I think the last name idea is Brilliant! I too label myself as a feminist. How else did I get here? It bothers me when women aren't feminist... Like, really come on...

    I can understand the traditionalist views, but times are changing! ;) Get with the flow!

    Love your and Andrews idea. Remember its your family ;)

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  20. Oh oh oh. Sorry about the hall venue falling through... I am sure the universe has something VERY special and unique in place for you. Sure a little added stress now, but trust that all will work out.

    Blessings,
    Bret

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  21. I have heard of people jokingly saying that they are going to combine their names but I have never actually known anyone to do it, legally. I am anxious to see how this story ends ;-) (I am rooting for the combined name and for it to start a trend) It will probably take more than 14 months for your new in-laws to come around though. Good Luck!

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  22. I'm so sorry about how awfully his parents reacted! This is close to home for me because my fiance and I will be doing exactly the same as you - because we want to share a name, but not with either of us having to give up our identity to do it! I really like the feel of combining them ^_^
    ...we haven't told his folks, and yeah, I'm thinking they're gonna be not-so-thrilled. I think we'll probably hold off on that until way closer to the date so that they don't feel it's possible/necessary to change our minds.

    Also really sorry to hear about your venue! I had found a place I really really wanted to use as well - not a "wedding venue" because that wasn't really what I was after, so it was a case of asking if they'd consider it. It seemed a good possibility, but in the end they got back to me and said no! I was pretty sad. But just recently, I found an amazing place, which is free! So hopefully there's somewhere even better for you just waiting for you to find it ^_^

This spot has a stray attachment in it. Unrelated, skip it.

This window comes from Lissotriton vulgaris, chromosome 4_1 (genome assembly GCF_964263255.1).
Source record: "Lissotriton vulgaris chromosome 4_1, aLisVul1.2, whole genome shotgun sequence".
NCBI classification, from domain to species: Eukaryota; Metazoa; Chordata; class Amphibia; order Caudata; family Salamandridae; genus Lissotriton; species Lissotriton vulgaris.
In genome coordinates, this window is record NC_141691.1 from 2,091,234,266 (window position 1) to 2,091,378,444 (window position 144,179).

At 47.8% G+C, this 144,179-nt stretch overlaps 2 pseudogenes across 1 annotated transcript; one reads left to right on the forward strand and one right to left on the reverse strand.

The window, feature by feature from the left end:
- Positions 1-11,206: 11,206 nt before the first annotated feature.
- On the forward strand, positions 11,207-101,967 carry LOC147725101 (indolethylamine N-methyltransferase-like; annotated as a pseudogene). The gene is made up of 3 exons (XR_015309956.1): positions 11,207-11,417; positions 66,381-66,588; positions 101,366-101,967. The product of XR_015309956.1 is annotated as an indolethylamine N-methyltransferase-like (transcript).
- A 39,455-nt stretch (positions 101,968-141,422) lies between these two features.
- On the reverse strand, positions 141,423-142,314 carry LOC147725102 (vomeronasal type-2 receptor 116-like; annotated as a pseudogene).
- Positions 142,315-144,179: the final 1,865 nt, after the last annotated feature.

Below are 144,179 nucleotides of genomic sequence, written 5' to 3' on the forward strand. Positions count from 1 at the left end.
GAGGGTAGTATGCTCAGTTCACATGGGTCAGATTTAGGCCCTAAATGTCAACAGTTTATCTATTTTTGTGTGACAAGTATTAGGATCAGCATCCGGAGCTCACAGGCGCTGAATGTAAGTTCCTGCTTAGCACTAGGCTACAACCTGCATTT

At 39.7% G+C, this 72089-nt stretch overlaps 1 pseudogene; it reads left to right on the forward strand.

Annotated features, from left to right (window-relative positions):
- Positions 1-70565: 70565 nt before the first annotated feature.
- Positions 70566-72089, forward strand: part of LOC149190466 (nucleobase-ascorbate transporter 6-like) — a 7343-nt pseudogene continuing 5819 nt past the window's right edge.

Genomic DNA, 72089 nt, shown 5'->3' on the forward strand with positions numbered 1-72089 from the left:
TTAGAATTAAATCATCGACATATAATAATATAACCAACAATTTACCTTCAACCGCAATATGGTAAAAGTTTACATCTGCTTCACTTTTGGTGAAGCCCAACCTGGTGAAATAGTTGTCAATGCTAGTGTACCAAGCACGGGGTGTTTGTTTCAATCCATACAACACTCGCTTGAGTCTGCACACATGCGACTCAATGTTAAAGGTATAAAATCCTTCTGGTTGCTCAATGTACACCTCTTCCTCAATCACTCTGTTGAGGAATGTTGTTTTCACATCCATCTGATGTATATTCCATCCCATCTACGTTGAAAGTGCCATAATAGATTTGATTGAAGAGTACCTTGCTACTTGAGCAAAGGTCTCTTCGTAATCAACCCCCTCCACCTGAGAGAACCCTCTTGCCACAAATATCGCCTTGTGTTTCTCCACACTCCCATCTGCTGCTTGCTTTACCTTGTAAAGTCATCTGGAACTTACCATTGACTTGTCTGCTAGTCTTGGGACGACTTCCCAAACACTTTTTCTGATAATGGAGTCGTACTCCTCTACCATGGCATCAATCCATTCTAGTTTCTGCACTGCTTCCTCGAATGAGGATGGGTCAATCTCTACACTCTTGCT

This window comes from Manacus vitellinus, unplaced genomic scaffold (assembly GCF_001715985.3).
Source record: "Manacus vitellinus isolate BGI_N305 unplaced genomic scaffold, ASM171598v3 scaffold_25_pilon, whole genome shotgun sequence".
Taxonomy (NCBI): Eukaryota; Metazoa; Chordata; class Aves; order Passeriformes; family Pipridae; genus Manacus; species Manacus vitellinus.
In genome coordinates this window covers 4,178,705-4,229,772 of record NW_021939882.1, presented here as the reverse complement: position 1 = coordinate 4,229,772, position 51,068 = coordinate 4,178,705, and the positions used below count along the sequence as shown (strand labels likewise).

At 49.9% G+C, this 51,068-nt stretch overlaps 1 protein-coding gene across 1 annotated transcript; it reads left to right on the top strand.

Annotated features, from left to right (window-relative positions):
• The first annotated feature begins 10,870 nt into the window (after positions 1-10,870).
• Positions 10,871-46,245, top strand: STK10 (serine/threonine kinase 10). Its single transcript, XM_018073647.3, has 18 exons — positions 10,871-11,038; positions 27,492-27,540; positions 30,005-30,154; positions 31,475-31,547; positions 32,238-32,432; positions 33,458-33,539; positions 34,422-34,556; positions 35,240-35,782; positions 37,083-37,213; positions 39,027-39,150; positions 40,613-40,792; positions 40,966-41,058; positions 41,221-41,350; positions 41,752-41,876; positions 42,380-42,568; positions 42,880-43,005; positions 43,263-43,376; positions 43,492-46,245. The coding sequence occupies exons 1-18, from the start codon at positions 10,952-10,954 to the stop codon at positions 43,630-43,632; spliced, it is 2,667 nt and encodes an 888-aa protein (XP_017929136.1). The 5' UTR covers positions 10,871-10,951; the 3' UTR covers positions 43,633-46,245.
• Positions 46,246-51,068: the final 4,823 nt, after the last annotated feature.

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  23. so are you accusing his mother of being anti feminist?
    jeremy

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  24. I asked Lisa if I could cover this one, as it's my mother and all.

    Is she anti-feminist? Well, I guess that depends on what you mean by that term. She is certainly not politically active against the idea of feminism - it doesn't really enter her sphere of concern. She might call it "silly"..

    The thing is, both my parents self-describe as "very traditional". One of my brothers was a trained chef at one point in his life, and as a result he's a pretty decent cook. Mom has been known to lament that it's too bad his wife doesn't cook so he wouldn't have to. His wife is a terrible cook. Forget feminism at all for a minute, if I am an awesome cook and my wife is terrible it stands to benefit everyone involved if I cook. Mom doesn't really see it this way. She also feels bad for my brother when he has to look after his own kid on his days off, when I'm pretty sure thats part of having a kid. She would much rather see his wife do that job.

    To keep this (relativelty) short, Mom is traditional to a point where feminist values are pretty opposite to her own (same with Dad), so one could say that they oppose feminist values but don't have an opinion on the political idea of feminism.

    Does that make sense?

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  25. I'm probably not usefully adding to the discussion here, but I just want to say how much you guys rock!